My shortest long-term relationship was 8 months and I could tell that he wasn't someone I could see myself spending the rest of my life with and I wanted him to have that as much as I want that. So, I ended our relationship. We continue to be friends and he's since met someone new and they will be married this coming year. She and I have also developed a good friendship. When you truly care about someone, it's not hard to realize that you want their happiness but that you don't see yourself bringing it to them so you let them find it elsewhere. I guess it's sort of an "unconditional love" of sorts.

Now, I'm just looking for the guy who's ready for a real relationship and who can love me enough to treat me by the "golden rule." I have always been rather shy and I'm not comfortable in the role of "searcher" because my shyness keeps me from being more outgoing and attracting attention to myself. But, when someone gives me a chance by truly getting to know me and looking past the shyness and the "average looks" they find a very unique person with a heart of gold.

I can tell from your writings, Depressed, that you are a beautiful person inside no matter what you think the outside looks like. When people aren't looking for a quick roll in the hay or a showpiece for their arm, they look much deeper because they're looking for quality and something that is a treasure and will last. You'll be someone's treasure some day too and they'll look at you in a way that leaves you no doubt that you are cherished simply for being just exactly who you are. Just keep your heart open and your negative thoughts at bay. Believe in yourself and someone else will believe in you too.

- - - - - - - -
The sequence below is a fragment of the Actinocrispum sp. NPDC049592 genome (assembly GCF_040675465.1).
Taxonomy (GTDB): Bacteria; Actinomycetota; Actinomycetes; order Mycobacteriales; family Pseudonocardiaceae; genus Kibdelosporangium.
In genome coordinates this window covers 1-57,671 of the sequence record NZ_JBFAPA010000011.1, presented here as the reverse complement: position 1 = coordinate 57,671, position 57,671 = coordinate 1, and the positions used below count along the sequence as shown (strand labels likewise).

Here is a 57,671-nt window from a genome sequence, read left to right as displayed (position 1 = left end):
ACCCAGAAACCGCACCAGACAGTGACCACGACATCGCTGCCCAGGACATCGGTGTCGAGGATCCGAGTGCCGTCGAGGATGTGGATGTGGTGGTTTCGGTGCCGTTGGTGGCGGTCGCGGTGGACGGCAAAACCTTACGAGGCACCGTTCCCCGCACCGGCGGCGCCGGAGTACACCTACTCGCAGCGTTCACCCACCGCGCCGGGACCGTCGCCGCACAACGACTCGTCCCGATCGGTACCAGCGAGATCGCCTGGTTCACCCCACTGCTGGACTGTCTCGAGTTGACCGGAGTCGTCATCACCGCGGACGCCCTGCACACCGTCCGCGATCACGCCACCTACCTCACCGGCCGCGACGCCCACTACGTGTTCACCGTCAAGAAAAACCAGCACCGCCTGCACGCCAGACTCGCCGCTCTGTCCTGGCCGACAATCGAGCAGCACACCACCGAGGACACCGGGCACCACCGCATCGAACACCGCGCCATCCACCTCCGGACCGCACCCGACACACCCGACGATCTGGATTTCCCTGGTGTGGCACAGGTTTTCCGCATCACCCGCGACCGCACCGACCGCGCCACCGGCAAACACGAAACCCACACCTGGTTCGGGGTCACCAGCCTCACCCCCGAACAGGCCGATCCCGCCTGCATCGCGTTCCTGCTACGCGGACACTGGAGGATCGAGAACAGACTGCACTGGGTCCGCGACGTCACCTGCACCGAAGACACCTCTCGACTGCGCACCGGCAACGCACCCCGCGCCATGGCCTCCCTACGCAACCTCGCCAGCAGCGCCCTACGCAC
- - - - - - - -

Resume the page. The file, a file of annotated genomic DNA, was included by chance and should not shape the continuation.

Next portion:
HPV is not who you are, it's simply something you have. The right person will realize that.
 
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InnerPeace responded:
Some interesting question raised in another post..

Will my sex life be normal? How often do outbreaks happen? Can this one clear up and will they maybe never come back? With HPV being so common, will the kind I have if passed lead to genital warts for a partner?

Will my sex life be normal? Well you may encounter some psychological hurdles. For example: You find a partner that also has HPV. Despite having HPV yourself, you may still have some dramas dealing with the fact, that you are about to have sex with someone that has an STD, even though it is the same as yours. Also don't ASSUME that it is. There is 2 types of HPV that causes warts, and many strains and variants of those 2 types. By either person exposing themselves to a new type or strain of HPV, you could possibly cause renewed outbreaks, with greater intensity. Advice by many medical professionals to females here in Oz, is even if you have HPV, still get immunised for the virus, to prevent contracting other strains or types. If you have warts that are visible, this also causes great anxiety when it comes to having sex. You must be open with your partner, and remember.... sex is fun! For a male, you could be so affected by your condition, that it causes a form of performance anxiety. Viagra is a wonderful little intervention, and have no shame when ordering this from your doctor! You may also be asking yourself the question, "If my partner has told me about their HPV, what else do they have?" Open communication with your partner is required. Maybe both go for an STD test together to ensure you have no other STDs, or practice safe sex (which will only reduce any risk, not eliminate it).

How often do outbreaks happen? Can this one clear up and will they maybe never come back?

This varies greatly between individuals. Each persons immune system handles the virus differently. Some text books will tell you, your initial outbreak will occur 12 to 18 months from the time you contract the virus, and will slowly diminish over the next 2 to 5 years. Personally, my warts have never cleared completely or changed in severity over the last 7 years, but stress levels have been up and down, and diet less than favourable. I also suffer from Psoriasis, a genetic skin condition, which mainly affects my hands, dry and cracking skin. My HPV and Psoriasis flare ups go hand in hand. The natural treatments for both are the same: